So why is this being investigated now, when these practices have probably gone on for a while? For one, with interest rates at all-time lows, bond investors are complaining louder about the unfair edge that the bigger players enjoy. For the same reason, the stakes of getting into prized deals like Verizon's, which yield slightly higher interest rates. Also, as too-big-to-fail banks have gotten even bigger since the financial crisis, it may be harder for corporate borrowers to take their business elsewhere if they feel like they are getting a raw deal.

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While the preferential treatment to big bond funds may seem unfair, it's unclear it's illegal. Matt Levine seems to think there are a number of plausible and legit reasons certain bond investors get preferential treatment. Corporations might value placing their bonds in the hands of a fewer large bond managers. But the fact that prices are rising suggests there is buying and selling, and issuers probably end up with a jumble of investors anyway.

What's more, underpricing deals is accepted in the IPO market and, after the Facebook (FB) debacle, practically encouraged. After the IPO boom of the late 1990s, Wall Street firms were fined and sued for manipulating IPO offerings. But the fines were small by today's standards. Goldman and Morgan Stanley (MS) paid a $20 million fine each. And Wall Street firms collectively paid $586 million to settle a class action suit on the matter.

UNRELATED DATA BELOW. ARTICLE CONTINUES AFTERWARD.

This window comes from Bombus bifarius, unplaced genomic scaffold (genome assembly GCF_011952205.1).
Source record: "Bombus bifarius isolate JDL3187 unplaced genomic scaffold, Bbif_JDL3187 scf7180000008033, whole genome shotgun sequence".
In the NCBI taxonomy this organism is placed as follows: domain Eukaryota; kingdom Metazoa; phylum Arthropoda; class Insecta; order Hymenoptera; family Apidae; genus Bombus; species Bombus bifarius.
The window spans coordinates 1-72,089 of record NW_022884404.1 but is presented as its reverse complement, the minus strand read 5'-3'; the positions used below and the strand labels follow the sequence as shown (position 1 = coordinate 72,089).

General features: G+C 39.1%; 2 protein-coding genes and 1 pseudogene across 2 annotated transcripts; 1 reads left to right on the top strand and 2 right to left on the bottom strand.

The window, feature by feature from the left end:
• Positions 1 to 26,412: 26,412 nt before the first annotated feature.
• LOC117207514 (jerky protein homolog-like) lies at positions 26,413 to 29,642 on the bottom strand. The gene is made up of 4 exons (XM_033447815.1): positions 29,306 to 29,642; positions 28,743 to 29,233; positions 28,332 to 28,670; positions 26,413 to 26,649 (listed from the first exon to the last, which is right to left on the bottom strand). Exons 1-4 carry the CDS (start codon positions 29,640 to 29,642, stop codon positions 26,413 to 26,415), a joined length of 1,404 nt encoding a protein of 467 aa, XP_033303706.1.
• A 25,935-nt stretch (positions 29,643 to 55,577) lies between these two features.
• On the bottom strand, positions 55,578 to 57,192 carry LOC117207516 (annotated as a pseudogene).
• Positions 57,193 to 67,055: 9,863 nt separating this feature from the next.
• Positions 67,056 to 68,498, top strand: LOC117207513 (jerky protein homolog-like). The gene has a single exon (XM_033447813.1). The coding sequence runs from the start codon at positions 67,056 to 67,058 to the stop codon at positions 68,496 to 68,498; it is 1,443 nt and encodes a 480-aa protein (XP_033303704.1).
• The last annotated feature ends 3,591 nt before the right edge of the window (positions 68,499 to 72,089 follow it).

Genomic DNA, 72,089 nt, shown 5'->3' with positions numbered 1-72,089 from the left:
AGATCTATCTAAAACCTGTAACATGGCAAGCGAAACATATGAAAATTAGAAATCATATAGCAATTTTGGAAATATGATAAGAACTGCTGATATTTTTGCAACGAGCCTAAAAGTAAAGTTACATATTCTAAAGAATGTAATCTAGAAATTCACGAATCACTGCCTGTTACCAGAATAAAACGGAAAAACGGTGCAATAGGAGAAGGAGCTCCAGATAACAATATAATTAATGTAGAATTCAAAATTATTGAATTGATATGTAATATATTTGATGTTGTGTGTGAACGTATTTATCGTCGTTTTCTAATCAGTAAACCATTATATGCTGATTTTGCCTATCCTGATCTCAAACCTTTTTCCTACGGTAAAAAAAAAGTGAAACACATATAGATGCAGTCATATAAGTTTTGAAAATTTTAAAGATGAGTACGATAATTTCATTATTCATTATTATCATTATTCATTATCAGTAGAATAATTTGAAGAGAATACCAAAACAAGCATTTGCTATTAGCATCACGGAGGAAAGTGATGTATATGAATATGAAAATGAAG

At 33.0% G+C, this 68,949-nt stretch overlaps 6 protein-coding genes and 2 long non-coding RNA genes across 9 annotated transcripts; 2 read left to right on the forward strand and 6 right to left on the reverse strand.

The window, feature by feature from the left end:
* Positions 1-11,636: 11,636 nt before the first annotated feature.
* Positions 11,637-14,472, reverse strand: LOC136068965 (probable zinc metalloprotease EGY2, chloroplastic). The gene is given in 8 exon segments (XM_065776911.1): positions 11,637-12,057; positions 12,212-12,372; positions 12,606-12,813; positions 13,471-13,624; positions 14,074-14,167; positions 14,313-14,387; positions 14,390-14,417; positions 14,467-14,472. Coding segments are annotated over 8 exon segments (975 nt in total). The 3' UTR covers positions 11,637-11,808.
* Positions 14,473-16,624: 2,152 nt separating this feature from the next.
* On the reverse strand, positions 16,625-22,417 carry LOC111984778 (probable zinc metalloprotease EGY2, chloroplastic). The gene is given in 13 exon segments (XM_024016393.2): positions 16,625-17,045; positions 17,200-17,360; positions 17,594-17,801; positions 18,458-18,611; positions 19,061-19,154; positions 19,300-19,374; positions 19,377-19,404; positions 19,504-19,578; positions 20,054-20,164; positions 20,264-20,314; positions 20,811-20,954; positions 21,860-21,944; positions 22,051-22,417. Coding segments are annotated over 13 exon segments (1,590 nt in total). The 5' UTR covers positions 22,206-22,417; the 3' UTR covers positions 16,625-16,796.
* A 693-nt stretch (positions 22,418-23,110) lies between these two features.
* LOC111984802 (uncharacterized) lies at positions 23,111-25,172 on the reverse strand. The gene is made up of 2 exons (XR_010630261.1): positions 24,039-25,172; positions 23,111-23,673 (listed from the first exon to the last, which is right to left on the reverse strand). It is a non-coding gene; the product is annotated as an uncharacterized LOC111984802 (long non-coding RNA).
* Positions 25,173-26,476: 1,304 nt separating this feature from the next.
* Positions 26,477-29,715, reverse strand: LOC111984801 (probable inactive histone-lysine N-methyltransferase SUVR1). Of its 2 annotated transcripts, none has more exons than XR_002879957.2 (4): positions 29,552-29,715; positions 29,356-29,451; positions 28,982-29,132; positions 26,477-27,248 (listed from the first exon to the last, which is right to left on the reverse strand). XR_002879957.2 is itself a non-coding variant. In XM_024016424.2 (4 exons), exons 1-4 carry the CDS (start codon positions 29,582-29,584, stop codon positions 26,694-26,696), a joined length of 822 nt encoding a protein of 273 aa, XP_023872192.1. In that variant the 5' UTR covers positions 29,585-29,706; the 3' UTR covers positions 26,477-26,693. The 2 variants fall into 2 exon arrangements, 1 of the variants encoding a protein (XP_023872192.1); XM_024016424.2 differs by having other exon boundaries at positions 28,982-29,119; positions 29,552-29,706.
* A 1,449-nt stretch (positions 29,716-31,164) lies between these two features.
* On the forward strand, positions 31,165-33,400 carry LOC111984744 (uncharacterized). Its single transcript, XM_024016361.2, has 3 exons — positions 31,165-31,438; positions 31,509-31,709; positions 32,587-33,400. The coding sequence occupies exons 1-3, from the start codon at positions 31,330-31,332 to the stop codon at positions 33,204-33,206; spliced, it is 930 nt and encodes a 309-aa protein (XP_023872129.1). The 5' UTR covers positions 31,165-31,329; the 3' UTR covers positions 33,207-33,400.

In the class action, regulators gathered evidence that Wall Street firms were receiving higher commissions or other forms of kickbacks in return for giving certain investors special access to rigged IPOs. That would be much harder to prove in the bond market, where commissions are often built into the price that investors pay for their bonds, and the market in general is much more opaque. On top of that, few individual investors directly buy bonds, so drumming up resources inside the SEC or another agency might be tough, especially when the impetus of the investigation appears to be one part of Wall Street complaining about another.

All this suggests that we're not really all that likely to see a crackdown of Wall Street's shady bond underwriting practices, even if one is actually deserved.